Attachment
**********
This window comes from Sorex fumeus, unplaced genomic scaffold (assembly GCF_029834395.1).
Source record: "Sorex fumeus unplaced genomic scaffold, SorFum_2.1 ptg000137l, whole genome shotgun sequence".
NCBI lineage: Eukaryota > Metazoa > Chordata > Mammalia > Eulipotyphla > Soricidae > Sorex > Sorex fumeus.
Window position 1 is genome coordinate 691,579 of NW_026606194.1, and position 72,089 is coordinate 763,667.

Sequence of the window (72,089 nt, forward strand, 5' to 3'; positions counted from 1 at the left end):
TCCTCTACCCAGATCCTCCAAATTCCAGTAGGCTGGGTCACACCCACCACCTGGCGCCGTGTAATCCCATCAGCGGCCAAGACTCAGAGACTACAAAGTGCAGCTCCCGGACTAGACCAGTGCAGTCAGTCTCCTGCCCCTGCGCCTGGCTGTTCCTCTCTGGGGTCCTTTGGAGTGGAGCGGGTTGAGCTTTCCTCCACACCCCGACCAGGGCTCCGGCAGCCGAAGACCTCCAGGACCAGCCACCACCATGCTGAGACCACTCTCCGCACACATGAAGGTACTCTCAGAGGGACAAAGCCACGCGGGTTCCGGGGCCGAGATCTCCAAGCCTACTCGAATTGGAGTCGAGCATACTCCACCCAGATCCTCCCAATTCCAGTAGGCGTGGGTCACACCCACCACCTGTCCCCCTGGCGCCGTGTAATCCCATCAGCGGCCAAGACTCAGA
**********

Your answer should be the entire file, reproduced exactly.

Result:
This window comes from Sorex fumeus, unplaced genomic scaffold (assembly GCF_029834395.1).
Source record: "Sorex fumeus unplaced genomic scaffold, SorFum_2.1 ptg000137l, whole genome shotgun sequence".
NCBI lineage: Eukaryota > Metazoa > Chordata > Mammalia > Eulipotyphla > Soricidae > Sorex > Sorex fumeus.
Window position 1 is genome coordinate 691,579 of NW_026606194.1, and position 72,089 is coordinate 763,667.

Sequence of the window (72,089 nt, forward strand, 5' to 3'; positions counted from 1 at the left end):
TCCTCTACCCAGATCCTCCAAATTCCAGTAGGCTGGGTCACACCCACCACCTGGCGCCGTGTAATCCCATCAGCGGCCAAGACTCAGAGACTACAAAGTGCAGCTCCCGGACTAGACCAGTGCAGTCAGTCTCCTGCCCCTGCGCCTGGCTGTTCCTCTCTGGGGTCCTTTGGAGTGGAGCGGGTTGAGCTTTCCTCCACACCCCGACCAGGGCTCCGGCAGCCGAAGACCTCCAGGACCAGCCACCACCATGCTGAGACCACTCTCCGCACACATGAAGGTACTCTCAGAGGGACAAAGCCACGCGGGTTCCGGGGCCGAGATCTCCAAGCCTACTCGAATTGGAGTCGAGCATACTCCACCCAGATCCTCCCAATTCCAGTAGGCGTGGGTCACACCCACCACCTGTCCCCCTGGCGCCGTGTAATCCCATCAGCGGCCAAGACTCAGA